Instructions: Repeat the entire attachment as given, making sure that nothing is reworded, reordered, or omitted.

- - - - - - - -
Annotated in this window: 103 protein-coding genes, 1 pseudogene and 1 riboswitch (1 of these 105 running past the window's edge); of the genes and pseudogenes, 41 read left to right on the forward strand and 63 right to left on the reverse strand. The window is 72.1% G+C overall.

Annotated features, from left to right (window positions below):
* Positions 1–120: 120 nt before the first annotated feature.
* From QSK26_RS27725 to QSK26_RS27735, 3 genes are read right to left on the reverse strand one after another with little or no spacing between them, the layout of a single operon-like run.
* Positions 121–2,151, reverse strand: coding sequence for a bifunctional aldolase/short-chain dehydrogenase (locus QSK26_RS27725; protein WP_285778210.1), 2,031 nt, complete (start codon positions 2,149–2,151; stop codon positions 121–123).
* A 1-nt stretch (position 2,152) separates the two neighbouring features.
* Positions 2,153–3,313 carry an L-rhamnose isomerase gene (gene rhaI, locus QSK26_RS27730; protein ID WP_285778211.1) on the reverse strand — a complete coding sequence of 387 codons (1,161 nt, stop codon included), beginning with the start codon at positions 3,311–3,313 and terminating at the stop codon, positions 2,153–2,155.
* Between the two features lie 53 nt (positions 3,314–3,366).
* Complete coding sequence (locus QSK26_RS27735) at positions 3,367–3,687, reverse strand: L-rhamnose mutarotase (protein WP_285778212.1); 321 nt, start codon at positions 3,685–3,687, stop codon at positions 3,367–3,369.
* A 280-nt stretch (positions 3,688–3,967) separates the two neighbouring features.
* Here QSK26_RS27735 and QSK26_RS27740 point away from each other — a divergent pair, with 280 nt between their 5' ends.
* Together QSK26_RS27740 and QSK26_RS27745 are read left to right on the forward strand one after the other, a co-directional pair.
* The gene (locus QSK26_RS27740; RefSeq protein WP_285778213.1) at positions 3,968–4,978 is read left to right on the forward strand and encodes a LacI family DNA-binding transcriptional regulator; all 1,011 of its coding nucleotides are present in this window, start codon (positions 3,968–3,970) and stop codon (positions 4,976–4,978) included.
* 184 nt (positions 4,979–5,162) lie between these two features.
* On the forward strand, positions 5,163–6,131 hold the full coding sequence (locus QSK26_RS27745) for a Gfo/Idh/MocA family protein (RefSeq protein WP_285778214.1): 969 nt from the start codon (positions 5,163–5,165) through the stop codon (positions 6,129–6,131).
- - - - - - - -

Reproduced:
Annotated in this window: 103 protein-coding genes, 1 pseudogene and 1 riboswitch (1 of these 105 running past the window's edge); of the genes and pseudogenes, 41 read left to right on the forward strand and 63 right to left on the reverse strand. The window is 72.1% G+C overall.

Annotated features, from left to right (window positions below):
* Positions 1–120: 120 nt before the first annotated feature.
* From QSK26_RS27725 to QSK26_RS27735, 3 genes are read right to left on the reverse strand one after another with little or no spacing between them, the layout of a single operon-like run.
* Positions 121–2,151, reverse strand: coding sequence for a bifunctional aldolase/short-chain dehydrogenase (locus QSK26_RS27725; protein WP_285778210.1), 2,031 nt, complete (start codon positions 2,149–2,151; stop codon positions 121–123).
* A 1-nt stretch (position 2,152) separates the two neighbouring features.
* Positions 2,153–3,313 carry an L-rhamnose isomerase gene (gene rhaI, locus QSK26_RS27730; protein ID WP_285778211.1) on the reverse strand — a complete coding sequence of 387 codons (1,161 nt, stop codon included), beginning with the start codon at positions 3,311–3,313 and terminating at the stop codon, positions 2,153–2,155.
* Between the two features lie 53 nt (positions 3,314–3,366).
* Complete coding sequence (locus QSK26_RS27735) at positions 3,367–3,687, reverse strand: L-rhamnose mutarotase (protein WP_285778212.1); 321 nt, start codon at positions 3,685–3,687, stop codon at positions 3,367–3,369.
* A 280-nt stretch (positions 3,688–3,967) separates the two neighbouring features.
* Here QSK26_RS27735 and QSK26_RS27740 point away from each other — a divergent pair, with 280 nt between their 5' ends.
* Together QSK26_RS27740 and QSK26_RS27745 are read left to right on the forward strand one after the other, a co-directional pair.
* The gene (locus QSK26_RS27740; RefSeq protein WP_285778213.1) at positions 3,968–4,978 is read left to right on the forward strand and encodes a LacI family DNA-binding transcriptional regulator; all 1,011 of its coding nucleotides are present in this window, start codon (positions 3,968–3,970) and stop codon (positions 4,976–4,978) included.
* 184 nt (positions 4,979–5,162) lie between these two features.
* On the forward strand, positions 5,163–6,131 hold the full coding sequence (locus QSK26_RS27745) for a Gfo/Idh/MocA family protein (RefSeq protein WP_285778214.1): 969 nt from the start codon (positions 5,163–5,165) through the stop codon (positions 6,129–6,131).